These were the Imperial Japanese-founded Masjumi in Indonesia (Madjlis asj Sjura Moeslimien Indonesia, in the older (Dutch) form of Romanisation), and its contemporary and precursor the Gerakan Muhammadijah (“Muhammadan Movement”); the Jamaat-e-Islami in British India, and then in India, Pakistan, and Bangladesh; and the Jama’atu-l Ikhwanu-l Muslimin (“The Society of Muslim Brothers”, commonly known in the West as the “Muslim Brotherhood”) originally in Egypt and Syria but which spread to most Arab countries and is known by various names in different states.

Their common inspiration derived from an obscure 14th Century scholar with very suspect and unsound opinions, Taqiyuddin Ahmad ibn Taymiyyah (1263-1328), and his pupil Muhammad ibn Abi Bakr ibnu-l Qayyim al Jawziyyah, both of whom had been “discovered” by Muhammad ibn Abdul Wahhab the heretic, who in his turn was the inspiration for Jamaluddin al-Afghani and the Egyptians Muhammad ‘Abduh and Sayyid Rashid Rida.

As was said by Ibn Taymiyyah’s contemporary, the real Shafi’ite scholar Taqiyuddin ibnu-s Subki, “Because of the greatness of his knowledge, Ibn Taymiyyah may just save himself; but any who follows him is in danger of the Fire”.

Afghani and Abduh were impressed by Giuseppe Mazzini and his Giovine Italia (“Young Italy”) movement – that gave rise to the Risorgimento – which also produced the anti-Caliphate Young Turks in Ottoman Turkey, and the Young Egypt Movement.

It would also be salutary if the present-day British authorities were not indulging the principal purveyors of Wahhabi-ism (euphemistically, and incorrectly, also called Salafism) – an extremist and heretical form of Islam – and allowing them to fund the construction of mosques, promote conferences, teach imams who follow their deviation, and subvent the finances of local mosque committees in the United Kingdom and the Republic of Ireland to the discomfiture of traditional and mainstream Islam and the lasting damage to the development of truly integrated communities within the context of the British Isles.

I suppose, however, this indulgence is understandable as Wahhabi-ism is in great part their child.

It was apparently brokered into being by the intelligence arm of the Bombay Presidency of the Honourable East India Company in the mid-18th Century when Muhammad ibn Abdul Wahhab fled to Kuwait (then a trading post of the HEIC), having been driven out of Medina as a dangerous heretic and subsequently disowned by his father and brother.

It would appear it was seen as a timely means of weakening Islam from within and working to the disadvantage of the Ottoman Caliphate and the Shiah Qajar empire in Persia.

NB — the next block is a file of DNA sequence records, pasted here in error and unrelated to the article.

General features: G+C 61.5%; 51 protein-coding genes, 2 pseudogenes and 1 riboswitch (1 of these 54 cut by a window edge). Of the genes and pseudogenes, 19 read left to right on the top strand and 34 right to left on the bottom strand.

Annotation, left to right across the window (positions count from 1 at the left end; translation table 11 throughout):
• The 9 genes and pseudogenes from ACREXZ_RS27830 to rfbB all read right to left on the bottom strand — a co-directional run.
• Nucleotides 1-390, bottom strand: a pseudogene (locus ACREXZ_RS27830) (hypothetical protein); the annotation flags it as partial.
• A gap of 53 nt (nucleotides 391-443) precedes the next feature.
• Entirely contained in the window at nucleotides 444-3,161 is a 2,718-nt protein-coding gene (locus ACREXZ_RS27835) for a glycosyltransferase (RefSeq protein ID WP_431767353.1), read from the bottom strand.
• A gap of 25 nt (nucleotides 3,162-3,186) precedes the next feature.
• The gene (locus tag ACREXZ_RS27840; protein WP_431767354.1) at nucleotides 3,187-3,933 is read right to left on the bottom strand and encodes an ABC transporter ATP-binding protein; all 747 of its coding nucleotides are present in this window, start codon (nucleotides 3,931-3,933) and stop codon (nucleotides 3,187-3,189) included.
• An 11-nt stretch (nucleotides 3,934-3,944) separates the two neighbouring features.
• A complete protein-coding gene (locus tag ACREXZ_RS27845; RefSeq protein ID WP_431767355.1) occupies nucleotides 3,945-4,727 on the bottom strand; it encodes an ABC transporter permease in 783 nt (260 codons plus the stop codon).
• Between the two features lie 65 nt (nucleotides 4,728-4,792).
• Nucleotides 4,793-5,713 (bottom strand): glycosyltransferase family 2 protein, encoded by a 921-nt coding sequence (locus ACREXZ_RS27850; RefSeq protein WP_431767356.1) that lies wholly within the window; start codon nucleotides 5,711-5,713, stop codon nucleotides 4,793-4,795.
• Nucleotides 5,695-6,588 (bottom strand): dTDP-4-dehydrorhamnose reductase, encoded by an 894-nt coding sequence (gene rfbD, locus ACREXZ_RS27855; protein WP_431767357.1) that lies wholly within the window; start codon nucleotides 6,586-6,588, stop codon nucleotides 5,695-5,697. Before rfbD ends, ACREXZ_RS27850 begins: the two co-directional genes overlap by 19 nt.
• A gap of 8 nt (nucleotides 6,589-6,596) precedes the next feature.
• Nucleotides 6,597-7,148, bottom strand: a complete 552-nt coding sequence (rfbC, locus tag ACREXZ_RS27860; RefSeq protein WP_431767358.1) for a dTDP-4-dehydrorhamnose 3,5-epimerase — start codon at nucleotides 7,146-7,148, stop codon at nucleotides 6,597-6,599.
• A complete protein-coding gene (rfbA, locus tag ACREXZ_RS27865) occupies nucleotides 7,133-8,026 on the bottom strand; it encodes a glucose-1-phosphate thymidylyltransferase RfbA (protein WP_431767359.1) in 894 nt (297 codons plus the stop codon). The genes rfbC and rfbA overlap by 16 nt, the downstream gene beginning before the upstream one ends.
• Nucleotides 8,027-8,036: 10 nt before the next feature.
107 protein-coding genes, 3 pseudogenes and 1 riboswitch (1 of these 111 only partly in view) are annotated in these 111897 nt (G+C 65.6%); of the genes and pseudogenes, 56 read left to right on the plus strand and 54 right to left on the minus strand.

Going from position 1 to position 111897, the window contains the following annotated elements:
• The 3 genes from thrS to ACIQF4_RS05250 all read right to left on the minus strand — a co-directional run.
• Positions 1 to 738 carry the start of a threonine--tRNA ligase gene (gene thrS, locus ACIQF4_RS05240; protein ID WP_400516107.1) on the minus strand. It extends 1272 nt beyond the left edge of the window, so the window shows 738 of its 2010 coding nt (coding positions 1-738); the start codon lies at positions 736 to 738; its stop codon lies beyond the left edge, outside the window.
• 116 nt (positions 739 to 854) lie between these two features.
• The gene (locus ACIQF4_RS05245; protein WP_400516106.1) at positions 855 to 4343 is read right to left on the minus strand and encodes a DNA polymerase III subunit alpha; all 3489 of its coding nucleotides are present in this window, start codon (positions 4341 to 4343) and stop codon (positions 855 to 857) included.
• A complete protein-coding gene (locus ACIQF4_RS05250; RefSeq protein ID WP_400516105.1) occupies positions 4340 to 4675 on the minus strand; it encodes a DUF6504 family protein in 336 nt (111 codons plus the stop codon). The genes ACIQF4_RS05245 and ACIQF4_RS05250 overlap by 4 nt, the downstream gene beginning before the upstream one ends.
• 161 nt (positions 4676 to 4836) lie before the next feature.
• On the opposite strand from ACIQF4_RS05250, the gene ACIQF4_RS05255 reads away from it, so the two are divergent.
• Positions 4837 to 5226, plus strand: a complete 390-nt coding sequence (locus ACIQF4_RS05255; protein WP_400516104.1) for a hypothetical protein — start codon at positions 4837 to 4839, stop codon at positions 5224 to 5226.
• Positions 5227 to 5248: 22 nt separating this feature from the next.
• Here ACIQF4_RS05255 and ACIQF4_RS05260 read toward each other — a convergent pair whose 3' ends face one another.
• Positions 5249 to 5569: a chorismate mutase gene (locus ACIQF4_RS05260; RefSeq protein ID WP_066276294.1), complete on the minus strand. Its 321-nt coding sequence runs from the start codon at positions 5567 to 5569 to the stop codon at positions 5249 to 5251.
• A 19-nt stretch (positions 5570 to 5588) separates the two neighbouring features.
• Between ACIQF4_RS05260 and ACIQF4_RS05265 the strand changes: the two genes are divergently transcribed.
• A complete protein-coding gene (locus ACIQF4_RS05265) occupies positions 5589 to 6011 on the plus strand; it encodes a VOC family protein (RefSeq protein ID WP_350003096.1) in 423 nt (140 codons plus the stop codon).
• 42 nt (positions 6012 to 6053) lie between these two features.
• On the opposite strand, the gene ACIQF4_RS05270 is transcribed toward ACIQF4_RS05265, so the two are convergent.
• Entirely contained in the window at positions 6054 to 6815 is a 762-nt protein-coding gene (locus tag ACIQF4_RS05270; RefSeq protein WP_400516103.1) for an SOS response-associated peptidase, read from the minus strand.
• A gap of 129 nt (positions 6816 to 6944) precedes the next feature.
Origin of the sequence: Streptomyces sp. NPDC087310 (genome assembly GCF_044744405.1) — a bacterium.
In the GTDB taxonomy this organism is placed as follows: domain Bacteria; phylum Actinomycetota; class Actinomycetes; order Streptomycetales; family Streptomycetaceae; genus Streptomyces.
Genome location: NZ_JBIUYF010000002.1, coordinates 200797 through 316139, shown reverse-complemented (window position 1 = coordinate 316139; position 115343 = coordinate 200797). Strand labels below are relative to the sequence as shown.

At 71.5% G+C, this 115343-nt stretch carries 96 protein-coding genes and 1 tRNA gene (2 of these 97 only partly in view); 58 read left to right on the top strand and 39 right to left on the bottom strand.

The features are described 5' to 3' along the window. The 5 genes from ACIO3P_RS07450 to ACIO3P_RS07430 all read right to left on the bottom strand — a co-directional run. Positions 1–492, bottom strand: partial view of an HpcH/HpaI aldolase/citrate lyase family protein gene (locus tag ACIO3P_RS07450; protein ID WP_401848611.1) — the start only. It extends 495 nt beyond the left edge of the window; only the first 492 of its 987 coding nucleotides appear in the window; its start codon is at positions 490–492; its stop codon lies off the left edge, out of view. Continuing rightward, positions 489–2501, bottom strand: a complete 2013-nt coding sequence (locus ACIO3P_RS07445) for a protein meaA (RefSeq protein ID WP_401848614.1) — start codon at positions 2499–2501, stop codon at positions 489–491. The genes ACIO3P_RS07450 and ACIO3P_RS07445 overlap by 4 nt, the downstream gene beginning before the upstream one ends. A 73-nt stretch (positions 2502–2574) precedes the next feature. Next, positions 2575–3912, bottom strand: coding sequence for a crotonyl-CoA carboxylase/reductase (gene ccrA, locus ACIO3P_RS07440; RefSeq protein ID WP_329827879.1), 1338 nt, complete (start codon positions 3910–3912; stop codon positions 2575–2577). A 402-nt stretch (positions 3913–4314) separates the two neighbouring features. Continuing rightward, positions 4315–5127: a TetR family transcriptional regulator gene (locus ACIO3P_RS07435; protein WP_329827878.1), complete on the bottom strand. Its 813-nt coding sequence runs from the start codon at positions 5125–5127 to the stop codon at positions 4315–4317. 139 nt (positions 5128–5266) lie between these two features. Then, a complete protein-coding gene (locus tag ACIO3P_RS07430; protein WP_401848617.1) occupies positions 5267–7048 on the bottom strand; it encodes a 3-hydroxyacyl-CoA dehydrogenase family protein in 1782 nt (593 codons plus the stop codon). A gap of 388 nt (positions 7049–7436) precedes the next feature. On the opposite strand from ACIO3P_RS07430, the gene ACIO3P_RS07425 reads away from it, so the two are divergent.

When the Ottomans drove them out of the Arabian Peninsula in the early 19th Century they found refuge in British India, which they repaid by agitating for and leading insurrection.

To be charitable, one can only assume that they were being unbelievably naive. Getting rid of the British from mid-19th Century India would not have resulted in independence. They would have placed themselves in subjugation to something much, much worse as master – Imperial Russia.

At the end of that century they re-exported themselves, revivified, to the Arabian Peninsula and continued their agitation against the Caliphate. However, for some reason, the Najdis under Ibn Saud didn’t join the Sharif of Mecca in taking British gold in World War One.

There is an interesting old photograph, which I’ve seen, of Richard Meinertzhagen and T. E. Lawrence – both wearing British army uniforms as Staff Captains – standing in the Arabian desert beside a Royal Flying Corps transport (the roundels are quite distinct) delivering a large chest of gold coins to Emir Feisal and a couple of other Arabs all of whom are also in the picture. So much for the claim that they didn’t know what Lawrence was about.

Finally the defeated Ottomans assigned the Protectorate of the Two Holy Cities to the Banu Saud as they had stayed out of the War against the Caliph. But to do so, General Fakhruddin Pasha, commander of the Medina garrison, had to be sent a firman signed personally by the Caliph in order for him to hand over the city. This was in 1921, and was the last action of the War.

To cap Ms Blears wheeze, which hopefully will join the growing number of other such initiatives that have failed and been abandoned, she announced that Muslim supplementary schools will be expected to teach “Citizenship”. Presumably this will include “Britishness”.

Could Ms Blears, or her predecessor Ms Kelly, or any of the coterie of professional politicians – whether New Labour or New Conservative – actually explain these two terms satisfactorily?

My late mother, a lifelong Tory and stalwart of her constituency Conservative Women’s Group, announced to her MP when these terms arose first some years ago that she would fail the test. So would my late father.

If Britishness is about buying one’s round at the pub, then my grandfather (an elder of the Free Kirk) would probably be at sea as to the proper etiquette as he only touched alcohol (other than taking Communion) twice in a year at Hogmanay and Burn’s Night. If it is about establishing one’s right to be in the United Kingdom, then this is nothing less than a gross impertinence.